Posts tagged - facebook

Treat your clients’ money as if it were your own

So my firm has a unique culture, as do all businesses. But the difference at my firm is that we have captured the essence of our firm in 21 fundamentals we call The JW Way ( These are the foundation of our business and inform how we operate from how we deal with clients to who we hire, whether attorneys or staff.

Today I am focusing on one fundamental: Treat clients’ money as if it were your own. Yes, I know this makes sense, but doing it is not always the obvious choice. The easiest example of this in my world involves litigation. A partner of mine is known to say: We can ride to court in a Honda or a Cadillac. In some situations a client may only be able to afford the Honda. Of course this means having difficult conversation at the front end to determine what your client or customer can afford and how that relates to what they want to do.

If that is the case, you then have to figure out whether it is possible to provide outstanding legal advice and service that will meet your client’s expectations going to court in the Honda. If not, or if a potential client is looking for a luxury ride they cannot afford, the best thing I can do is decline the representation because odds are I cannot realistically meet their expectations.

For me, when a client is on a litigation budget, that means thinking about overall costs for a representation and what can be done to try and work within a given client’s budget or financial limitations. For example, it could mean taking a close look at larger litigation expenses such as depositions and only taking some, but not all possible, depositions. Or, on smaller expenses it may mean sending a demand by snail mail and email, but not having it hand delivered or served.

I am sure there are ways in your business to shave both smaller and larger amounts from what you are doing for your clients or customers on a specific deal or project. Or maybe it is looking at administrative expense and overhead in your business. Maybe there is a bigger picture change you can make that will result in savings you can pass on.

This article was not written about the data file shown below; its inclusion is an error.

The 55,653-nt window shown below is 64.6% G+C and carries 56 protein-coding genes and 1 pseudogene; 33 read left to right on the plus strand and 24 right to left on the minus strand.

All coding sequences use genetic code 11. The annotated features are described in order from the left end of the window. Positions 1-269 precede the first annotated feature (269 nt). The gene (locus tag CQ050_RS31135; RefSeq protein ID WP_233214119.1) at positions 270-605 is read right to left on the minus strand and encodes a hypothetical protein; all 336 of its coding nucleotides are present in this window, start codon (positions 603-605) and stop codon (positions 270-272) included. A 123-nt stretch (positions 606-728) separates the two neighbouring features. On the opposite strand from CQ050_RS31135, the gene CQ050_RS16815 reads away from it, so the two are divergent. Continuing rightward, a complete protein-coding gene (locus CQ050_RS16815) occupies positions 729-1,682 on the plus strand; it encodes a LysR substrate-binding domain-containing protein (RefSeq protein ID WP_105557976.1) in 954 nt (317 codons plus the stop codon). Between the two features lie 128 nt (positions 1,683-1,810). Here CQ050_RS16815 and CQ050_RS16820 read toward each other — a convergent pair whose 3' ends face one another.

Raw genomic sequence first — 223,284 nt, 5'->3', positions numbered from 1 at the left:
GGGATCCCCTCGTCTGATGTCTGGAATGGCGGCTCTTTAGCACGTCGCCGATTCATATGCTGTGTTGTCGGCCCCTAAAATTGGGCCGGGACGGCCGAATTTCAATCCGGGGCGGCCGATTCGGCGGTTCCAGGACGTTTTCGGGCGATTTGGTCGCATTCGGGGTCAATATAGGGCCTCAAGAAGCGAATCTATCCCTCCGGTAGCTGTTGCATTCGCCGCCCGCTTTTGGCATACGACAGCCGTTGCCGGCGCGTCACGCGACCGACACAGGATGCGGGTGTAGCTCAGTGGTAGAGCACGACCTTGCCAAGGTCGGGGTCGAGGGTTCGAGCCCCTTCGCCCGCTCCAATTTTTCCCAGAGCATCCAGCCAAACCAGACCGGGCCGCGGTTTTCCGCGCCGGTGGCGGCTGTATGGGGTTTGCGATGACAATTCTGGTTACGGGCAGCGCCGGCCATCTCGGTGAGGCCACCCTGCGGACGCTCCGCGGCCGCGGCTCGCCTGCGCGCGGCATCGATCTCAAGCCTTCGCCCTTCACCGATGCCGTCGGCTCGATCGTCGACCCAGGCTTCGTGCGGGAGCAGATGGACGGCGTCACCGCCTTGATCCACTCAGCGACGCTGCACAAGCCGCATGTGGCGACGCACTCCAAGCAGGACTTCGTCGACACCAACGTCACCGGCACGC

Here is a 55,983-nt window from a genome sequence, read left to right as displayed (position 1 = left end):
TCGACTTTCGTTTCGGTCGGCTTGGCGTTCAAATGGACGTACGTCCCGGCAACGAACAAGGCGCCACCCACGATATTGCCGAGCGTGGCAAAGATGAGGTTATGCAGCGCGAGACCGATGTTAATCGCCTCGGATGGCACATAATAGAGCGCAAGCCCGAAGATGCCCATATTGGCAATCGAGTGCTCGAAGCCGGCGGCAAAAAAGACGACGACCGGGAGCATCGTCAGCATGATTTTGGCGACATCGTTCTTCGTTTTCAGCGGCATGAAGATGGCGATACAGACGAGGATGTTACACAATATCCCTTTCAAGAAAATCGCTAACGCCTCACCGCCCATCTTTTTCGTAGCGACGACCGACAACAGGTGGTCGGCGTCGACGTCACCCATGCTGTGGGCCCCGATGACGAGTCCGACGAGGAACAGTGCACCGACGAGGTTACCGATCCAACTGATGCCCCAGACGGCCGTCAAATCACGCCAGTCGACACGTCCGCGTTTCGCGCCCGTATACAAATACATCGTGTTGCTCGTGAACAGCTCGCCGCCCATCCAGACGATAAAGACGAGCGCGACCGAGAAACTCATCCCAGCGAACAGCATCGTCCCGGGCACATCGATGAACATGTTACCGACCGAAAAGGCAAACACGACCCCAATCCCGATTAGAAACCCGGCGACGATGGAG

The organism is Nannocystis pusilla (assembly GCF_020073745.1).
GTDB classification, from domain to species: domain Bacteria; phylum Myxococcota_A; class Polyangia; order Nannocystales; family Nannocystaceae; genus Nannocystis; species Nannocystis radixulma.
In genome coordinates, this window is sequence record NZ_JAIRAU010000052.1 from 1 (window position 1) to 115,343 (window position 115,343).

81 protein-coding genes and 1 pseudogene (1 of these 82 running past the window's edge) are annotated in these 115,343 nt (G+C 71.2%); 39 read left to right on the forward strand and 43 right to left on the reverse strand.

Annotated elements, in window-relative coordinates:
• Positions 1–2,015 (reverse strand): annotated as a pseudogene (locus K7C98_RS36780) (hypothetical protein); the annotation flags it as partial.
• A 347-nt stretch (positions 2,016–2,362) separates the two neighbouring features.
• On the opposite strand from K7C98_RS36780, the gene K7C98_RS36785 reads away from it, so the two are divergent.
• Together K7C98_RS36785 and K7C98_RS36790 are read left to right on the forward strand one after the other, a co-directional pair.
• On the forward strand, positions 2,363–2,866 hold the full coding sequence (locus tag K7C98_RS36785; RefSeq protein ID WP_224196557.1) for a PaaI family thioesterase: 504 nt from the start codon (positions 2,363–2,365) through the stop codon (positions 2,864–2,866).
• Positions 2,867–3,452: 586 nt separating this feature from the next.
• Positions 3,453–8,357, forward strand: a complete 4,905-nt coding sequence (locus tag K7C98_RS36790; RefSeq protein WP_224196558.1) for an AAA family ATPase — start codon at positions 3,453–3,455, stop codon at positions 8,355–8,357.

The fact is that by treating our clients’ money as if it were our own, as well as following the other fundamentals of The JW Way for a number of years, it has lead my firm to great overall business decisions and great hiring decisions regarding people who fit into our culture, as well great and continuing success. This in turn has resulted in my firm being able to meet and exceed the goals of our clients and avoid sending invoices that provide sticker shock; Your client doesn’t want the invoice for the Cadillac if you discussed the Honda.

No Comments

Good Communication Must be Lucid, Cogent, Succinct, Interesting, Informative, and Convincing

Those are a lot of five star words I read in an interview answer United States Supreme Court Justice Anthony Kennedy gave when asked what qualities he admires in the briefs presented to his court. I think what he said has broader application in our daily lives, both professional and personal. Whether you are writing, on the phone, meeting with someone or a group, giving presentation, etc. you need to think about your audience and the result you are seeking.

It takes work to be clear, logical, and short (my three star understandable translation of Justice Kennedy’s words), let alone interesting, informative and convincing. This does not mean practice and plan every communication because thinking on your feet is another important skill to have and some communications need to and are meant to be spontaneous. It means know your audience and the context of your communication.

For example, if you are negotiating anything (we all negotiate in all aspects of our lives daily! You do….think about it), and here I am specifically thinking in our business or professional roles, do you have a strategy going in? If you don’t, you likely will not get to the result you seek or accept a result that would have been unacceptable to you going in. How you prepare is up to you and should be based on the context and type of communication. Negotiating a lower price for a curio on vacation is different than negotiating a business contract is different than negotiating settlement of a lawsuit.

In my world this mostly means dealing with clients, other attorneys and courts. What it means to you is relative to where you sit. And, again, the context of the communication. And it includes tweets and Facebook posts for business related accounts, and most certainly texts and email.

It goes back to something many of us have heard our entire lives: think before you speak (or in this case, before you write/type/tweet…or maybe blog).

If you have any thoughts or want to add to this conversation, please feel free to email me, text me, tweet me, message me on LinkedIn, comment here, call me or stop me in the hall!

No Comments